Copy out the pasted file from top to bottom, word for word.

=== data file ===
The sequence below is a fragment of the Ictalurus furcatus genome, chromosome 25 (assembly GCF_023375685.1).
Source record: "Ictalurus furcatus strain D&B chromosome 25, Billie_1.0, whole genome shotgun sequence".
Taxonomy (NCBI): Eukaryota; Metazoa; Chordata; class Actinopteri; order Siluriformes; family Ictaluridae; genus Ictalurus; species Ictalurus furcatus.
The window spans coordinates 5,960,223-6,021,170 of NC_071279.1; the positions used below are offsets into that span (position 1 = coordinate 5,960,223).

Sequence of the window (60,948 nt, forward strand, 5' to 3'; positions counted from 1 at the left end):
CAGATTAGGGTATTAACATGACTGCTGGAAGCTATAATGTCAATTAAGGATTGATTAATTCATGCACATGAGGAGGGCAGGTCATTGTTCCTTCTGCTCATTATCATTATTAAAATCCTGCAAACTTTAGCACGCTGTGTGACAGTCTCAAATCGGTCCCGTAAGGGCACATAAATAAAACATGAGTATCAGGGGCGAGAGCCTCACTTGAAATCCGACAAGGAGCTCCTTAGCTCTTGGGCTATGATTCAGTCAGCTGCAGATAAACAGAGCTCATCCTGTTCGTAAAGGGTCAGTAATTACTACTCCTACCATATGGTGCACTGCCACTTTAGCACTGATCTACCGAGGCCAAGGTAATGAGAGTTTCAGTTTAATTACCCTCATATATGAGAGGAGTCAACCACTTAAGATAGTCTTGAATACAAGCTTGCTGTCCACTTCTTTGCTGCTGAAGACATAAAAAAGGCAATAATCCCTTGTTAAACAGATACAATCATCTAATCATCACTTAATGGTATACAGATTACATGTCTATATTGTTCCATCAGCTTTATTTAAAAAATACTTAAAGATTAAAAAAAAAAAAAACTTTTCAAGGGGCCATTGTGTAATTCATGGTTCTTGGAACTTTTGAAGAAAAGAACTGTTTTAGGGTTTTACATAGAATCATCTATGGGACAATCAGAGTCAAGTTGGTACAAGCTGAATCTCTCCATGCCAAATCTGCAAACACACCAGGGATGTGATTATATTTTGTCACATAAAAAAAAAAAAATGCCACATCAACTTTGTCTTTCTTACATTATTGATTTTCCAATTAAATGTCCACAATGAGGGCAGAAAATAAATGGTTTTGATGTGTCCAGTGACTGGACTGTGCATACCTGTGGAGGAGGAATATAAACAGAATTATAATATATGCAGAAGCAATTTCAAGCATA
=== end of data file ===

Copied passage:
The sequence below is a fragment of the Ictalurus furcatus genome, chromosome 25 (assembly GCF_023375685.1).
Source record: "Ictalurus furcatus strain D&B chromosome 25, Billie_1.0, whole genome shotgun sequence".
Taxonomy (NCBI): Eukaryota; Metazoa; Chordata; class Actinopteri; order Siluriformes; family Ictaluridae; genus Ictalurus; species Ictalurus furcatus.
The window spans coordinates 5,960,223-6,021,170 of NC_071279.1; the positions used below are offsets into that span (position 1 = coordinate 5,960,223).

Sequence of the window (60,948 nt, forward strand, 5' to 3'; positions counted from 1 at the left end):
CAGATTAGGGTATTAACATGACTGCTGGAAGCTATAATGTCAATTAAGGATTGATTAATTCATGCACATGAGGAGGGCAGGTCATTGTTCCTTCTGCTCATTATCATTATTAAAATCCTGCAAACTTTAGCACGCTGTGTGACAGTCTCAAATCGGTCCCGTAAGGGCACATAAATAAAACATGAGTATCAGGGGCGAGAGCCTCACTTGAAATCCGACAAGGAGCTCCTTAGCTCTTGGGCTATGATTCAGTCAGCTGCAGATAAACAGAGCTCATCCTGTTCGTAAAGGGTCAGTAATTACTACTCCTACCATATGGTGCACTGCCACTTTAGCACTGATCTACCGAGGCCAAGGTAATGAGAGTTTCAGTTTAATTACCCTCATATATGAGAGGAGTCAACCACTTAAGATAGTCTTGAATACAAGCTTGCTGTCCACTTCTTTGCTGCTGAAGACATAAAAAAGGCAATAATCCCTTGTTAAACAGATACAATCATCTAATCATCACTTAATGGTATACAGATTACATGTCTATATTGTTCCATCAGCTTTATTTAAAAAATACTTAAAGATTAAAAAAAAAAAAAACTTTTCAAGGGGCCATTGTGTAATTCATGGTTCTTGGAACTTTTGAAGAAAAGAACTGTTTTAGGGTTTTACATAGAATCATCTATGGGACAATCAGAGTCAAGTTGGTACAAGCTGAATCTCTCCATGCCAAATCTGCAAACACACCAGGGATGTGATTATATTTTGTCACATAAAAAAAAAAAAATGCCACATCAACTTTGTCTTTCTTACATTATTGATTTTCCAATTAAATGTCCACAATGAGGGCAGAAAATAAATGGTTTTGATGTGTCCAGTGACTGGACTGTGCATACCTGTGGAGGAGGAATATAAACAGAATTATAATATATGCAGAAGCAATTTCAAGCATA